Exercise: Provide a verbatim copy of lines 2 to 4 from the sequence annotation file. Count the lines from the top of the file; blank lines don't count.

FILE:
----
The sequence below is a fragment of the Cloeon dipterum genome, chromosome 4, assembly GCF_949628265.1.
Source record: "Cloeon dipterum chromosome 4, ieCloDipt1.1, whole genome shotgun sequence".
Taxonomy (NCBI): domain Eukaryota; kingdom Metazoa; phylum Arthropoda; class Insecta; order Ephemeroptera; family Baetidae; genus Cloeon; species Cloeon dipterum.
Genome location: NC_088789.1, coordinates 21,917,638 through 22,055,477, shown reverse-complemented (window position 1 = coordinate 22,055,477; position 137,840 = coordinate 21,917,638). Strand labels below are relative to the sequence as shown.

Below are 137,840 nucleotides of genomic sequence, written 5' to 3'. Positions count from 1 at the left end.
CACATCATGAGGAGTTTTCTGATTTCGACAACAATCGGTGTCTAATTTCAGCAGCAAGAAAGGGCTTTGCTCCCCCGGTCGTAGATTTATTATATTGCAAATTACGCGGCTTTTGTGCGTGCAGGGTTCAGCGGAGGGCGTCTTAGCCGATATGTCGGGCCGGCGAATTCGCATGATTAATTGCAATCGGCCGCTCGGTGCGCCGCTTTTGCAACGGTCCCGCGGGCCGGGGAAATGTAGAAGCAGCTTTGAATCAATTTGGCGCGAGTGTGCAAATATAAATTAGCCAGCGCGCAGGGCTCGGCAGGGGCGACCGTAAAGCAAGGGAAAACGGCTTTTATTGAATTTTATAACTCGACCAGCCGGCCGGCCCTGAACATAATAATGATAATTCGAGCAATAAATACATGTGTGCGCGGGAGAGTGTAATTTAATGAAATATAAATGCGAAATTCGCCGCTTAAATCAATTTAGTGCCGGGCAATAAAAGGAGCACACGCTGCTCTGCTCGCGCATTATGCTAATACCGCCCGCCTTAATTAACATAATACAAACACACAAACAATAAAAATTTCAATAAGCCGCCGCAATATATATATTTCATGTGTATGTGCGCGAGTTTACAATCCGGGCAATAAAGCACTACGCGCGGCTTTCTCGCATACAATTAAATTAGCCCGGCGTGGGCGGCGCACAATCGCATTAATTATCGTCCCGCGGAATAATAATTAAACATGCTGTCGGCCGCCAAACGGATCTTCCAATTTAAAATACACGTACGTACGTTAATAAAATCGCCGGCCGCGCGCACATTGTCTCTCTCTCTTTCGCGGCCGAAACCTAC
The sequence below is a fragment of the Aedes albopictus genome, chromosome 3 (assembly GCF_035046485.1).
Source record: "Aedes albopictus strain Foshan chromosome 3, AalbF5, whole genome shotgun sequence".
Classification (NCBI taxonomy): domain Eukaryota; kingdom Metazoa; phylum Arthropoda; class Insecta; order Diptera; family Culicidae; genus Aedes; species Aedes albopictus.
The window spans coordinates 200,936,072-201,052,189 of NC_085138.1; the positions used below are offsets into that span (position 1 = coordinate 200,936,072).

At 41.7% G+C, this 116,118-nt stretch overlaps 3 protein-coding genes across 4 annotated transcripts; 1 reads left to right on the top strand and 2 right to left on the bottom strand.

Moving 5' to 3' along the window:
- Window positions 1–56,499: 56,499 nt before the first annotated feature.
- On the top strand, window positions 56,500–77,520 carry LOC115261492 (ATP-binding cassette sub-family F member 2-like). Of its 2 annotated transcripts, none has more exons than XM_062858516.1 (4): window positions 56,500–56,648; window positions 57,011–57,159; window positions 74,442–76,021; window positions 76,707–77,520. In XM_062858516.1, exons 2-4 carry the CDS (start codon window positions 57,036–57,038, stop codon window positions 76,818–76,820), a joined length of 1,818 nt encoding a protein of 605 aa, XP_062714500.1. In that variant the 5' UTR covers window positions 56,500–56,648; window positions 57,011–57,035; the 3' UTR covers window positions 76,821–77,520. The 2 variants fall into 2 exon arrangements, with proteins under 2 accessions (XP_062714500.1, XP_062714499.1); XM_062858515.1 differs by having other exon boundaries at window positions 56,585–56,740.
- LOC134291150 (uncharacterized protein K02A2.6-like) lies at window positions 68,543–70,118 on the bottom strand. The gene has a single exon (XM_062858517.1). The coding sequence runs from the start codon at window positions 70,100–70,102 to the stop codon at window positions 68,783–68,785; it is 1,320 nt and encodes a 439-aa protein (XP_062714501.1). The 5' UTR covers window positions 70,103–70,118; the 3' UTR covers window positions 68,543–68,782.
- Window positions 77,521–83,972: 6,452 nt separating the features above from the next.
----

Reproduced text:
Source record: "Cloeon dipterum chromosome 4, ieCloDipt1.1, whole genome shotgun sequence".
Taxonomy (NCBI): domain Eukaryota; kingdom Metazoa; phylum Arthropoda; class Insecta; order Ephemeroptera; family Baetidae; genus Cloeon; species Cloeon dipterum.
Genome location: NC_088789.1, coordinates 21,917,638 through 22,055,477, shown reverse-complemented (window position 1 = coordinate 22,055,477; position 137,840 = coordinate 21,917,638). Strand labels below are relative to the sequence as shown.